In January 2009, Los Angeles-born, Romanian vibraphonist, Eldad Tarmu took his Chamber Jazz Ensemble, featuring Israeli drummer Yoni Halevy and the Timisoara String Quartet, on tour with a superb new symphonic poem, Songs for the Queen of Bohemia
. It has been on record almost since then, but sadly has not received the attention it deserves. Admittedly the world of music is becoming a crowded place, but this music deserves to be taken much more seriously.
The music on Songs for the Queen of Bohemia
is a sweeping narrative, infused with the sounds of the Middle East, the music of the Czech and Romania's Roma people and, therefore, unfortunately attributed to what is mistakenly simply described as "Eastern Europe." This is a serious mistake, as it does not begin to describe just how rich and diverse the music of these two cultures really is. Add to that Tarmu has, by naming his suite so, pointed in the direction where the music is at its richest: in the universe of the Roma people and their culture.
Tarmu's wonderful compositions have the charm and odd meters of Middle Eastern music, especially at the expert hand of percussionist Halevy, who himself has added to the rich rhythms of the music of his country by seeing it not as a political entity, but as a rich homogenous geography. Similarly the String Quartet presents not simply the sounds of Romania, or of classical music, but because Tarmu's work has dictated, the Romani World.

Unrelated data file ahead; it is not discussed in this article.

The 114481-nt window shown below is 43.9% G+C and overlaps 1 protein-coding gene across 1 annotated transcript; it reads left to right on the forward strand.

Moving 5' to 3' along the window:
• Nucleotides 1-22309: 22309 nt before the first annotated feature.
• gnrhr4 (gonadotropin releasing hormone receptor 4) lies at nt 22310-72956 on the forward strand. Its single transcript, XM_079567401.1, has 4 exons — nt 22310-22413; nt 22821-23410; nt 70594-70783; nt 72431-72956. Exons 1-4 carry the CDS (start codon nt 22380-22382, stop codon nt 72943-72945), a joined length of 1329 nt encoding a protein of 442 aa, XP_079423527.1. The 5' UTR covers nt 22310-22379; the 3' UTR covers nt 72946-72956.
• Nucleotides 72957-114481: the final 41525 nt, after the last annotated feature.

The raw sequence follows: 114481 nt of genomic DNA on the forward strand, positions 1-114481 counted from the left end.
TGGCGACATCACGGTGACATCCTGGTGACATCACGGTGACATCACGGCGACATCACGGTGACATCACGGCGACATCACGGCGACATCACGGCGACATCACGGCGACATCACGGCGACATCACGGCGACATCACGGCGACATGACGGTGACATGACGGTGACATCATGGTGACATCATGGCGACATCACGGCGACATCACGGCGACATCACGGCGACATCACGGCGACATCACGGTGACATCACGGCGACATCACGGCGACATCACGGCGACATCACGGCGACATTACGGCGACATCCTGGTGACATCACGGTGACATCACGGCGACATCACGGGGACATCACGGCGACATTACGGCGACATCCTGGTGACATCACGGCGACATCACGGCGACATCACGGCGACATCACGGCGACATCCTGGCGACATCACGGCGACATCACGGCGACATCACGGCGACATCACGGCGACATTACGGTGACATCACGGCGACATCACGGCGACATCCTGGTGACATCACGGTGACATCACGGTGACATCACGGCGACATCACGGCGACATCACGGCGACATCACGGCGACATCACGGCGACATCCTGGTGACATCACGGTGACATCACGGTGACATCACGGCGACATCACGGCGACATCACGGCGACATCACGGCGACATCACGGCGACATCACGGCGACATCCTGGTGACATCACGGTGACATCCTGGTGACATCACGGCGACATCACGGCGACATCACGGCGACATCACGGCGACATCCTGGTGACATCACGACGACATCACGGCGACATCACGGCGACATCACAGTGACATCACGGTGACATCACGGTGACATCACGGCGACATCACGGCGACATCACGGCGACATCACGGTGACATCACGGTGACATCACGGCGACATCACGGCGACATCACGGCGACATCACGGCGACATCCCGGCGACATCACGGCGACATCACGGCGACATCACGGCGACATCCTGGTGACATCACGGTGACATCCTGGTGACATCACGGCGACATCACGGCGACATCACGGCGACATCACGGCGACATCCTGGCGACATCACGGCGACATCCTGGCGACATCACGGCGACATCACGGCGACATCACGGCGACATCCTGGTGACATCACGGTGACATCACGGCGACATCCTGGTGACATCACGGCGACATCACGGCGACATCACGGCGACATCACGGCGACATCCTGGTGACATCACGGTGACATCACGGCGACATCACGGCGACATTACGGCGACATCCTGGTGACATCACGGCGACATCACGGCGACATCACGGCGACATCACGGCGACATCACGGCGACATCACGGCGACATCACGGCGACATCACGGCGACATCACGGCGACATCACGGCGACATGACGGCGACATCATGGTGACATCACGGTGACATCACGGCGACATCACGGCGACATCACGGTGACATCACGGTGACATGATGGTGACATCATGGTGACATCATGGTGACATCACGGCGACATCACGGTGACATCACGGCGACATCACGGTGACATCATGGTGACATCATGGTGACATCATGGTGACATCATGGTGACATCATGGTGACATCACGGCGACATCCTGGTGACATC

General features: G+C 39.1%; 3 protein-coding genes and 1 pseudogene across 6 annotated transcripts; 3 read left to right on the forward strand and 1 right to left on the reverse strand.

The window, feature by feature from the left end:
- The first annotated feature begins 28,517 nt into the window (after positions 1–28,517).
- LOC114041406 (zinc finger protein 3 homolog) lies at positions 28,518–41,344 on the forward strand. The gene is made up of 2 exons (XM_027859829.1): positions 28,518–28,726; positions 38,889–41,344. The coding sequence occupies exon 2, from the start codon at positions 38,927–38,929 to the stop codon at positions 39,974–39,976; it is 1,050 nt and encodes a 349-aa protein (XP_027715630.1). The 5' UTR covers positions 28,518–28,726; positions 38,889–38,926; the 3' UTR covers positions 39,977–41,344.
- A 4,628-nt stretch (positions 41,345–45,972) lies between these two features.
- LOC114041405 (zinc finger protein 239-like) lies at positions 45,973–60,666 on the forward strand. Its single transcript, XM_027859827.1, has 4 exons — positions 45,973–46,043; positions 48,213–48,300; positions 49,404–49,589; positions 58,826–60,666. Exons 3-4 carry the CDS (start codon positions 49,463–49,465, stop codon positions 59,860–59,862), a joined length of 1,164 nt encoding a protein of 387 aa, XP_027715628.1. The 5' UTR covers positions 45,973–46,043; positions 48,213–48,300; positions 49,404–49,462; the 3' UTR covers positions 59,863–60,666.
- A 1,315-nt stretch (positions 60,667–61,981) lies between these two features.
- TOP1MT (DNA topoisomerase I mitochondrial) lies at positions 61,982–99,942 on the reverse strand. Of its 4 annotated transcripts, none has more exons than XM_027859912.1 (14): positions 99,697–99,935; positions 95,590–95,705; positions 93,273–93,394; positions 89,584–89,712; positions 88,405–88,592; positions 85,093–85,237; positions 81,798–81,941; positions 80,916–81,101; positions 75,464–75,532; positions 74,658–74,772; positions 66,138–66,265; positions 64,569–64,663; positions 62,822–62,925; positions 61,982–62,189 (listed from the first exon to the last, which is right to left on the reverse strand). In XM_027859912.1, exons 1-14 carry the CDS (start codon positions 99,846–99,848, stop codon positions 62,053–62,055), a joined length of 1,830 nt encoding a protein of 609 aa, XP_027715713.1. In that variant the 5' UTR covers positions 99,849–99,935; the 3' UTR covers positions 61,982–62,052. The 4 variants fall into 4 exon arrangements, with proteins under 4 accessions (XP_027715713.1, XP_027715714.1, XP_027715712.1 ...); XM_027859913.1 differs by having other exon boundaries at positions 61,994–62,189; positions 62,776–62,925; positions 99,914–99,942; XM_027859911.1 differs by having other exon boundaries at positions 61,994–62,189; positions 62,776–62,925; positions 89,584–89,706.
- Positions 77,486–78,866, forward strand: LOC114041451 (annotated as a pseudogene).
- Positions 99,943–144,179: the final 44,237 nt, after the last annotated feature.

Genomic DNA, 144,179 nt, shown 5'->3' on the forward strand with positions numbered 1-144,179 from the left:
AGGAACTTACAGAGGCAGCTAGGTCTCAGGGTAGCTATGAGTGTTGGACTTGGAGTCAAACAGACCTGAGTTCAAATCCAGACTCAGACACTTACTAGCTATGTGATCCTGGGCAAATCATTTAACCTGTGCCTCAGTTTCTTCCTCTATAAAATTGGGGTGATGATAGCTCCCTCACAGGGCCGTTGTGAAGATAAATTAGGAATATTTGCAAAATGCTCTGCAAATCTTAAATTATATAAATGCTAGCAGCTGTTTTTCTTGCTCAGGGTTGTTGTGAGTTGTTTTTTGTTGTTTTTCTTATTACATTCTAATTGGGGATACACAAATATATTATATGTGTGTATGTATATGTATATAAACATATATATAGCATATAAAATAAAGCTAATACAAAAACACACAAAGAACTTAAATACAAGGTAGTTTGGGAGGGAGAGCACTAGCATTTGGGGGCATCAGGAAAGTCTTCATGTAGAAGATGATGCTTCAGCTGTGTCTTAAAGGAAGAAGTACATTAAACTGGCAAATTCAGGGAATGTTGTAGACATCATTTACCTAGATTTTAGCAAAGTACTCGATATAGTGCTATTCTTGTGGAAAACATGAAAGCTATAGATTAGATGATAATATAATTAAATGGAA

This is a suite in ten parts that tells the story of a Queen who is swept off her feet by a dazzling foreigner and becomes so besotted by him that she abdicates her throne and flees with him, away from Bohemiawhich is, in the present day, the Czech Republic. The music has an otherworldly charm, as most Romani music does. It is narrative, and does not really fit any Western musical thought; rather, it combines the melodic richness of Persia and India with numerous melodic modes from the folk music of Romaniaincluding cântec batrânesc
(epic ballads, literally "songs of the elders"), the music of ancient Byzantium.
Tarmu is well-versed in this music, and his bell-like intonation is derived from the sweeping vistas of traditional doina
, the Romanian "folk blues" that echoes with bocet
(lament) and când ciobanu si-a pierdut oile
(when the shepherd has lost the sheep)a lament more earthy and wailing that almost drips like tear-drops from wet eyes. This is especially useful in his offsetting the sense of beautiful longing with the tension and ultimate joy of the last two parts of this symphonic poem, "Escape with the Queen of Bohemia" and the largely solo vibraphone, "Song for the Queen of Bohemia."
The string quartet also interprets the music expertly, sounding as classical as it does like a traditional taraf
(traditional Roma ensemble) throughout, and joining Tarmu, Bota and Halevy in making this a truly memorable record.